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Mon"ey, n.; pl. Moneys. Etym: [OE. moneie, OF. moneie, F. monnaie, fr. L. moneta. See Mint place where coin is made, Mind, and cf. Moidore, Monetary.]

1. A piece of metal, as gold, silver, copper, etc., coined, or stamped, and issued by the sovereign authority as a medium of exchange in financial transactions between citizens and with government; also, any number of such pieces; coin.
To prevent such abuses, ... it has been found necessary ... to affix a public stamp upon certain quantities of such particular metals, as were in those countries commonly made use of to purchase goods. Hence the origin of coined money, and of those public offices called mints. A. Smith.

2. Any written or stamped promise, certificate, or order, as a government note, a bank note, a certificate of deposit, etc., which is payable in standard coined money and is lawfully current in lieu of it; in a comprehensive sense, any currency usually and lawfully employed in buying and selling.

Note: Whatever, among barbarous nations, is used as a medium of effecting exchanges of property, and in the terms of which values are reckoned, as sheep, wampum, copper rings, quills of salt or of gold dust, shovel blades, etc., is, in common language, called their money.

3. In general, wealth; property; as, he has much money in land, or in stocks; to make, or lose, money.
The love of money is a root of all kinds of evil. 1 Timothy 6:10 (Rev. Ver. ).
Money bill (Legislation), a bill for raising revenue.
-- Money broker, a broker who deals in different kinds of money; one who buys and sells bills of exchange; -- called also money changer.
-- Money cowrie (Zoöl.), any one of several species of Cypræa (esp. C. moneta) formerly much used as money by savage tribes. See Cowrie.
-- Money of account, a denomination of value used in keeping accounts, for which there may, or may not, be an equivalent coin; e.g., the mill is a money of account in the United States, but not a coin.
-- Money order, an order for the payment of money; specifically, a government order for the payment of money, issued at one post office as payable at another; -- called also postal money order.
-- Money scrivener, a person who produces the loan of money to others. [Eng.]
-- Money spider, Money spinner (Zoöl.), a small spider;
-- so called as being popularly supposed to indicate that the person upon whom it crawls will be fortunate in money matters.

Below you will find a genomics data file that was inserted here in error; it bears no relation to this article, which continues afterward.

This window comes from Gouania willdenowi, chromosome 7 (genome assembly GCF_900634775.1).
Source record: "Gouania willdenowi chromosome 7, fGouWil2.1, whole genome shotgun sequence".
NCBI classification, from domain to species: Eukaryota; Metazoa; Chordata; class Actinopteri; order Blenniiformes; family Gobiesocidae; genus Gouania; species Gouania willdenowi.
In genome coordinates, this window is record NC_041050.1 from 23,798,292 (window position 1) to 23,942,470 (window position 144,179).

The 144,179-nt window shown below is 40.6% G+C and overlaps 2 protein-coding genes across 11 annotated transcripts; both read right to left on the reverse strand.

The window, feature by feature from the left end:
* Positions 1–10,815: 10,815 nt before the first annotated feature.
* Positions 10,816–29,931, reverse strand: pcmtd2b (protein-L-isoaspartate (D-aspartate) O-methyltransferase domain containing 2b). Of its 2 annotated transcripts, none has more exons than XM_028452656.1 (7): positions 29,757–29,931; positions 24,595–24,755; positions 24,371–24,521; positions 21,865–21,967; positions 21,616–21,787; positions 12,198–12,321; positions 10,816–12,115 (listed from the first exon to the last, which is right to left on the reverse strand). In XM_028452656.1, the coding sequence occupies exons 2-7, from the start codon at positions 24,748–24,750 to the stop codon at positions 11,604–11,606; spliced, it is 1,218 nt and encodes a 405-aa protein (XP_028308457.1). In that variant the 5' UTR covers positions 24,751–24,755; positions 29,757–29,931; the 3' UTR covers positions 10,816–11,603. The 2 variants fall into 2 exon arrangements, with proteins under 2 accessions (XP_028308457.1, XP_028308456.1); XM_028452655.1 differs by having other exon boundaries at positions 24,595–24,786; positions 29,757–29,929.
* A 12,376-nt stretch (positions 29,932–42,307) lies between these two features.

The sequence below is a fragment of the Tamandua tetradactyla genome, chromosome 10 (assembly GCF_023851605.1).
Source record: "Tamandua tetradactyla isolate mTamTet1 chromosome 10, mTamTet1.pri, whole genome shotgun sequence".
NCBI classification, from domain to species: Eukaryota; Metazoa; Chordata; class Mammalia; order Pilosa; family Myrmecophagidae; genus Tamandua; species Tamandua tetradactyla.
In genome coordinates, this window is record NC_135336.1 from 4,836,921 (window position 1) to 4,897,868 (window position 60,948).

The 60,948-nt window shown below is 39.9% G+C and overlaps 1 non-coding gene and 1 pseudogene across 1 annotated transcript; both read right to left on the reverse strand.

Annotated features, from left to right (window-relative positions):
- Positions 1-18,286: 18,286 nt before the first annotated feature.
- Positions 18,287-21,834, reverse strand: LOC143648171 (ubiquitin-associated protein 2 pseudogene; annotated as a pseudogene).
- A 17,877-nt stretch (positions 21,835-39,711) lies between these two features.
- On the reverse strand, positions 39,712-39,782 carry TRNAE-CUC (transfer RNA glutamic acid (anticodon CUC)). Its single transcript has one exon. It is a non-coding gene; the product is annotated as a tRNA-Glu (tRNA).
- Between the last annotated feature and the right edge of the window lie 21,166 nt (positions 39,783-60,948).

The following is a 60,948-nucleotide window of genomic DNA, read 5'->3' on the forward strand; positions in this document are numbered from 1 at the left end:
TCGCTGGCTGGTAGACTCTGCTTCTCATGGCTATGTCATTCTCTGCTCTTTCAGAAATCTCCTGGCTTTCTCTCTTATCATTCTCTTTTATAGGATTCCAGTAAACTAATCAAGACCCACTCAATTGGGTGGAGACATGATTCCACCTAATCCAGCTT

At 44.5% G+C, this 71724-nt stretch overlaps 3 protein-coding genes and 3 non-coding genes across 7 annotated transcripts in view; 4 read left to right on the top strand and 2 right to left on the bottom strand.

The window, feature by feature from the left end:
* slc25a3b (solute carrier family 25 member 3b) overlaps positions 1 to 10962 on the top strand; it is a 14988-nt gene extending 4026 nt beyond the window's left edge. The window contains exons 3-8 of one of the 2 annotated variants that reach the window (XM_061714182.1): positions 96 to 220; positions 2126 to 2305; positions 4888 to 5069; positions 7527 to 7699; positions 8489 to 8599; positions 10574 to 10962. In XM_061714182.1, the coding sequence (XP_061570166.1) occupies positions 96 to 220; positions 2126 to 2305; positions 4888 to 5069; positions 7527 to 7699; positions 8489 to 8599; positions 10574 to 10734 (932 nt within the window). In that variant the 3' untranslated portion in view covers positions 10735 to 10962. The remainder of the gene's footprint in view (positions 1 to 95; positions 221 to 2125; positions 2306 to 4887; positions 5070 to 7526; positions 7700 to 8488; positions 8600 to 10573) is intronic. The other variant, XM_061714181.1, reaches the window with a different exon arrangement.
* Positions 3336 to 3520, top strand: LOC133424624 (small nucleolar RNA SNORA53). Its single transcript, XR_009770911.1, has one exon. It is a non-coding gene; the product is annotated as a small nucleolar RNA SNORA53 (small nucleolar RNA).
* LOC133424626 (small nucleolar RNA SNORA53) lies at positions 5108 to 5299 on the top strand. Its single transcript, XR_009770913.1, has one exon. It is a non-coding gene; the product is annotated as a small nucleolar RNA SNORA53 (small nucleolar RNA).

-- Money's worth, a fair or full equivalent for the money which is paid.
-- A piece of money, a single coin.
-- Ready money, money held ready for payment, or actually paid, at the time of a transaction; cash.
-- To make money, to gain or acquire money or property; to make a profit in dealings.

Mon"ey, v. t.

Defn: To supply with money. [Obs.]

---excerpt from the Illustrated Bible Dictionary

Money - Of uncoined money the first notice we have is in the history of Abraham (Genesis 13:2; Genesis 20:16; Genesis 24:35). Next, this word is used in connection with the purchase of the cave of Machpelah (Genesis 23:16), and again in connection with Jacob's purchase of a field at Shalem (Genesis 33:18, Genesis 33:19) for "an hundred pieces of money" = an hundred Hebrew kesitahs (q.v.), i.e., probably pieces of money, as is supposed, bearing the figure of a lamb. The history of Joseph affords evidence of the constant use of money, silver of a fixed weight. This appears also in all the subsequent history of the Jewish people, in all their internal as well as foreign transactions. There were in common use in trade silver pieces of a definite weight, shekels, half-shekels, and quarter-shekels. But these were not properly coins, which are pieces of metal authoritatively issued, and bearing a stamp. Of the use of coined money we have no early notice among the Hebrews. The first mentioned is of Persian coinage, the daric (Ezra 2:69; Nehemiah 7:70) and the 'adarkon (Ezra 8:27). The daric (q.v.) was a gold piece current in Palestine in the time of Cyrus. As long as the Jews, after the Exile, lived under Persian rule, they used Persian coins. These gave place to Greek coins when Palestine came under the dominion of the Greeks (331 B.C.), the coins consisting of gold, silver, and copper pieces. The usual gold pieces were staters (q.v.), and the silver coins tetradrachms and drachmas. In the year 140 B.C., Antiochus VII. gave permission to Simon the Maccabee to coin Jewish money. Shekels (q.v.) were then coined bearing the figure of the almond rod and the pot of manna.


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